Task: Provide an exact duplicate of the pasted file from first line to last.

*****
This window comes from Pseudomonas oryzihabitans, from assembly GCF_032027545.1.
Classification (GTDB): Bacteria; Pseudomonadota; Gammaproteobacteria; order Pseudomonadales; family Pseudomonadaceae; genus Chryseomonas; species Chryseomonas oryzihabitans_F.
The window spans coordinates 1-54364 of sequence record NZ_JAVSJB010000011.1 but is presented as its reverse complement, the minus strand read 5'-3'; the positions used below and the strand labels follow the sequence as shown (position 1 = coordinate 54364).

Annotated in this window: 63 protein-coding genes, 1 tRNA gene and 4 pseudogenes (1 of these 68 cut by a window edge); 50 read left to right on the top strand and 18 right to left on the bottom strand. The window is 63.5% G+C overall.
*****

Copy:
This window comes from Pseudomonas oryzihabitans, from assembly GCF_032027545.1.
Classification (GTDB): Bacteria; Pseudomonadota; Gammaproteobacteria; order Pseudomonadales; family Pseudomonadaceae; genus Chryseomonas; species Chryseomonas oryzihabitans_F.
The window spans coordinates 1-54364 of sequence record NZ_JAVSJB010000011.1 but is presented as its reverse complement, the minus strand read 5'-3'; the positions used below and the strand labels follow the sequence as shown (position 1 = coordinate 54364).

Annotated in this window: 63 protein-coding genes, 1 tRNA gene and 4 pseudogenes (1 of these 68 cut by a window edge); 50 read left to right on the top strand and 18 right to left on the bottom strand. The window is 63.5% G+C overall.